Study objectives: To examine electrocardiographic findings after short- and long-term tiotropium therapy in patients with chronic obstructive pulmonary disease (COPD), and to establish previously reported symptomatic efficacy.
Design: Randomized, double-blind, placebo-controlled, parallel-group study.
Setting: Twelve outpatient investigational centers in the United States.
Patients: One hundred ninety-six patients with COPD.
Interventions: Patients received either tiotropium 18 mug once/day or placebo, delivered by the HandiHaler device.
Measurements and main results: Electrocardiography (predose and 5 min postdose) and 24-hour Holter monitoring were performed at baseline and after 8 and 12 weeks of treatment with tiotropium 18 microg once/day or placebo. Efficacy measures (spirometry, global COPD ratings, scores on the EuroQol Health Questionnaire [EQ-5D], albuterol inhaler as needed) were included to demonstrate that the study population exhibited the characteristic improvements observed in previous tiotropium studies. Mean baseline forced expiratory volume in 1 second (FEV1) was 1.03 L. Mean changes in heart rate from baseline were similar in both groups. No differences were noted in the percentage of patients developing rhythm or conduction abnormalities detected with electrocardiography or Holter monitoring. Frequency of premature beats and mean maximal changes in PR, QRS, QT, QTcB, and QTcF intervals were similar in both groups. No patients developed new-onset QT or QTc intervals greater than 500 msec, and no differences were noted in the percentage of patients developing new QT prolongation less than 30 msec, 30-60 msec, or greater than 60 msec. At 12 weeks, predose and postdose improvements in FEV1 were 184 and 265 ml, respectively, with tiotropium versus placebo (p<0.001). Physician and patient global COPD ratings and the EQ-5D visual analog scale scores were improved with tiotropium (p<0.05); as-needed albuterol was reduced by 25% relative to placebo (p<0.05).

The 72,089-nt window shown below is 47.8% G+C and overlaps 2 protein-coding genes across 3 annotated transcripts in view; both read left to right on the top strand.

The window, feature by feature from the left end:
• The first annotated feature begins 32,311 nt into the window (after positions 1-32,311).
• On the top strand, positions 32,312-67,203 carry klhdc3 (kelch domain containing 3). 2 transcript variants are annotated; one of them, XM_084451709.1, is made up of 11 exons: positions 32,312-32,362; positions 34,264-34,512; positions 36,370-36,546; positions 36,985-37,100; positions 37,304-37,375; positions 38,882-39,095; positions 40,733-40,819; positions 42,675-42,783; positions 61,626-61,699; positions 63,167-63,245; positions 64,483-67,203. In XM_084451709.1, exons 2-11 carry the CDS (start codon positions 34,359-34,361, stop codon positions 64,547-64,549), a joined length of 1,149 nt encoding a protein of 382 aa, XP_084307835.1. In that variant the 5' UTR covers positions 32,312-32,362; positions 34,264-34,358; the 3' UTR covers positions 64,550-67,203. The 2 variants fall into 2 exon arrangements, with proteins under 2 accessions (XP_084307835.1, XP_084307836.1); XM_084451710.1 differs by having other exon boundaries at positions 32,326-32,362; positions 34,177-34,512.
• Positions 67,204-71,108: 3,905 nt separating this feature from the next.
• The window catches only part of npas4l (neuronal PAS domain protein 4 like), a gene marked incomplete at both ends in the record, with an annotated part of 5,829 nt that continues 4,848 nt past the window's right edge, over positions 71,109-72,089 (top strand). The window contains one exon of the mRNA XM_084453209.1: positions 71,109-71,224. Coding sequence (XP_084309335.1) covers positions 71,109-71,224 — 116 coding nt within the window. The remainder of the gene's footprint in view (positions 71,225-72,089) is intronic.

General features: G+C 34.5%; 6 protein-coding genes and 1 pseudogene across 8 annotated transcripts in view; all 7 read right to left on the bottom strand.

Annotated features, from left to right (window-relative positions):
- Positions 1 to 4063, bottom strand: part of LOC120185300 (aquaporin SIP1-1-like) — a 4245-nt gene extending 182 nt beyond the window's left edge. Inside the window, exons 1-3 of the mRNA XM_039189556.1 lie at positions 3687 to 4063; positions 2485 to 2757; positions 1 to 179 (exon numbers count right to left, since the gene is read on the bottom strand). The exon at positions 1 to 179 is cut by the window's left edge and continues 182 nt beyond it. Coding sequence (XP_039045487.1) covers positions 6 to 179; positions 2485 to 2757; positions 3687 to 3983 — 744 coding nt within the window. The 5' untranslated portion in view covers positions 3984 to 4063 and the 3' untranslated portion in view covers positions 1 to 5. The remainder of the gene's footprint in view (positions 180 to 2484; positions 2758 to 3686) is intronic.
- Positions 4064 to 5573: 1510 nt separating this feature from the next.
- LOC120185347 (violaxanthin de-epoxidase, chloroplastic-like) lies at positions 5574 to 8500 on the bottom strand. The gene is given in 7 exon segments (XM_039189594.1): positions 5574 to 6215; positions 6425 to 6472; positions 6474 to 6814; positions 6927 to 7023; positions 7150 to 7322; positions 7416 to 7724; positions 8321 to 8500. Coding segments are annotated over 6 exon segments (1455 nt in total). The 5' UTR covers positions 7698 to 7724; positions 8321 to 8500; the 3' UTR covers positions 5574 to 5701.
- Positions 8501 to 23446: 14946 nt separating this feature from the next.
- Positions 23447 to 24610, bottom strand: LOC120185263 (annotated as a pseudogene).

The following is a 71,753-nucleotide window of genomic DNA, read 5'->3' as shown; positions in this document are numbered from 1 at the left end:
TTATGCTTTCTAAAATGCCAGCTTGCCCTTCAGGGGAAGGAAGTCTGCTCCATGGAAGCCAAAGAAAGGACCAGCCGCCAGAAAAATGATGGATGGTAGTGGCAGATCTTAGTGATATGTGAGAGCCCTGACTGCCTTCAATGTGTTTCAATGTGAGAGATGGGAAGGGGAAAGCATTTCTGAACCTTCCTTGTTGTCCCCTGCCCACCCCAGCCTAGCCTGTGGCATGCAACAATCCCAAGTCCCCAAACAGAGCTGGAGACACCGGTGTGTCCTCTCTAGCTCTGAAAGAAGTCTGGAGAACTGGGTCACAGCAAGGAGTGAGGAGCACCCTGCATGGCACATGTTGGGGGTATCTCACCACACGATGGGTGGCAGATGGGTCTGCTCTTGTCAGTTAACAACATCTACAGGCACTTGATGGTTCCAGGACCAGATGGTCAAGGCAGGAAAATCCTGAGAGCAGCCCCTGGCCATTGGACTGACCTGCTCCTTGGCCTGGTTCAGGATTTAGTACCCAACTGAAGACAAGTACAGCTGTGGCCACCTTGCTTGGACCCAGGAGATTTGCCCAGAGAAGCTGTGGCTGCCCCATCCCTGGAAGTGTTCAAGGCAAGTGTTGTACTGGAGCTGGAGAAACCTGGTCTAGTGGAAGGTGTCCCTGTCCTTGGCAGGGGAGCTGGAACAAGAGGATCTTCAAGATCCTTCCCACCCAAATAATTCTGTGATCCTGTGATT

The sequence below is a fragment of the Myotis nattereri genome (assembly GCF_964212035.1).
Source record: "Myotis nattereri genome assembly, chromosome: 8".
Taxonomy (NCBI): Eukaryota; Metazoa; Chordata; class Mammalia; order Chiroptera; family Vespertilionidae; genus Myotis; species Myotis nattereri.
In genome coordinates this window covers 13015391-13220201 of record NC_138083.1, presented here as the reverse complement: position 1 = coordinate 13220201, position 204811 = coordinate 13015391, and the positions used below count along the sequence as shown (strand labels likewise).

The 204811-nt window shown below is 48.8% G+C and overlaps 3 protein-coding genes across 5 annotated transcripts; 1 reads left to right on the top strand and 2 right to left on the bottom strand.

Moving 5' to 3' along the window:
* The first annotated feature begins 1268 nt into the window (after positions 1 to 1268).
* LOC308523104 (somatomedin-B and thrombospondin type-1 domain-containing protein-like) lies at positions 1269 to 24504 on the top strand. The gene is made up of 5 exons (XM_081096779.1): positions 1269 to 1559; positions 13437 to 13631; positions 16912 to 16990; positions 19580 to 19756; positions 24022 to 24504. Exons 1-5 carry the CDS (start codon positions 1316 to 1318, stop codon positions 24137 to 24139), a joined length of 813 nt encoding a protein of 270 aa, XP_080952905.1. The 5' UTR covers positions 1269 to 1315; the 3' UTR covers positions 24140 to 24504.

Conclusion: Tiotropium provided spirometric and symptomatic benefits in patients with COPD and was not associated with evidence of electrocardiographic changes in heart rate, rhythm, QT intervals, or conduction.